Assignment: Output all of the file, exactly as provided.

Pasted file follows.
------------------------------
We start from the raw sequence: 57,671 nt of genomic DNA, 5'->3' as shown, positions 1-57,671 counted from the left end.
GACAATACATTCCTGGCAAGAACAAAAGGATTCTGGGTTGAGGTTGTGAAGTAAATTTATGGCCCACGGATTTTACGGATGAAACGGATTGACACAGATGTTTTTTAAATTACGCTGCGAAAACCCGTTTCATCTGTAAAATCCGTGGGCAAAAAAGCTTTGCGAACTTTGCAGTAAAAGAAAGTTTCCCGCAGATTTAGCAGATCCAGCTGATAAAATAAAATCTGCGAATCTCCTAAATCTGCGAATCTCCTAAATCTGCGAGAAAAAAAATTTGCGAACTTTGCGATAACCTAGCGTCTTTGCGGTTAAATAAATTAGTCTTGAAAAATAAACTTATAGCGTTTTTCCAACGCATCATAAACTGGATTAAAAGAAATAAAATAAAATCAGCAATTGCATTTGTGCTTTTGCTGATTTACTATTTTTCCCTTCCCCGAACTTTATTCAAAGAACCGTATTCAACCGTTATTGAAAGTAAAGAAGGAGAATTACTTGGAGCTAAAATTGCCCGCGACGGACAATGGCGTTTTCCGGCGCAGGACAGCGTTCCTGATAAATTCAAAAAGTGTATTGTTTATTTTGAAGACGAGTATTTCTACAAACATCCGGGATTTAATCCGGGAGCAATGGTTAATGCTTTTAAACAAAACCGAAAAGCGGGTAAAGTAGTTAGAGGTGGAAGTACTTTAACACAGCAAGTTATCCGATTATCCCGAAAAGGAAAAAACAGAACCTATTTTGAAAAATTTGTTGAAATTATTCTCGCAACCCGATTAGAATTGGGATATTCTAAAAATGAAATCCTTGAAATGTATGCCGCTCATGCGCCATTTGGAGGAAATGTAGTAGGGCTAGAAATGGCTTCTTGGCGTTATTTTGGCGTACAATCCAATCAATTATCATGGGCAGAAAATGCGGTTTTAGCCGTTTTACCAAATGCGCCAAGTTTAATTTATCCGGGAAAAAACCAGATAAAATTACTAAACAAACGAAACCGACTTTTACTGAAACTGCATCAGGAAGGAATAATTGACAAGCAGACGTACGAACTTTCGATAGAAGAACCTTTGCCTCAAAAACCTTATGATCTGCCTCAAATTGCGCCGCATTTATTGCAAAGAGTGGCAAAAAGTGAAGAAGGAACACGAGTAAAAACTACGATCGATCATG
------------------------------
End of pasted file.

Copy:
We start from the raw sequence: 57,671 nt of genomic DNA, 5'->3' as shown, positions 1-57,671 counted from the left end.
GACAATACATTCCTGGCAAGAACAAAAGGATTCTGGGTTGAGGTTGTGAAGTAAATTTATGGCCCACGGATTTTACGGATGAAACGGATTGACACAGATGTTTTTTAAATTACGCTGCGAAAACCCGTTTCATCTGTAAAATCCGTGGGCAAAAAAGCTTTGCGAACTTTGCAGTAAAAGAAAGTTTCCCGCAGATTTAGCAGATCCAGCTGATAAAATAAAATCTGCGAATCTCCTAAATCTGCGAATCTCCTAAATCTGCGAGAAAAAAAATTTGCGAACTTTGCGATAACCTAGCGTCTTTGCGGTTAAATAAATTAGTCTTGAAAAATAAACTTATAGCGTTTTTCCAACGCATCATAAACTGGATTAAAAGAAATAAAATAAAATCAGCAATTGCATTTGTGCTTTTGCTGATTTACTATTTTTCCCTTCCCCGAACTTTATTCAAAGAACCGTATTCAACCGTTATTGAAAGTAAAGAAGGAGAATTACTTGGAGCTAAAATTGCCCGCGACGGACAATGGCGTTTTCCGGCGCAGGACAGCGTTCCTGATAAATTCAAAAAGTGTATTGTTTATTTTGAAGACGAGTATTTCTACAAACATCCGGGATTTAATCCGGGAGCAATGGTTAATGCTTTTAAACAAAACCGAAAAGCGGGTAAAGTAGTTAGAGGTGGAAGTACTTTAACACAGCAAGTTATCCGATTATCCCGAAAAGGAAAAAACAGAACCTATTTTGAAAAATTTGTTGAAATTATTCTCGCAACCCGATTAGAATTGGGATATTCTAAAAATGAAATCCTTGAAATGTATGCCGCTCATGCGCCATTTGGAGGAAATGTAGTAGGGCTAGAAATGGCTTCTTGGCGTTATTTTGGCGTACAATCCAATCAATTATCATGGGCAGAAAATGCGGTTTTAGCCGTTTTACCAAATGCGCCAAGTTTAATTTATCCGGGAAAAAACCAGATAAAATTACTAAACAAACGAAACCGACTTTTACTGAAACTGCATCAGGAAGGAATAATTGACAAGCAGACGTACGAACTTTCGATAGAAGAACCTTTGCCTCAAAAACCTTATGATCTGCCTCAAATTGCGCCGCATTTATTGCAAAGAGTGGCAAAAAGTGAAGAAGGAACACGAGTAAAAACTACGATCGATCATG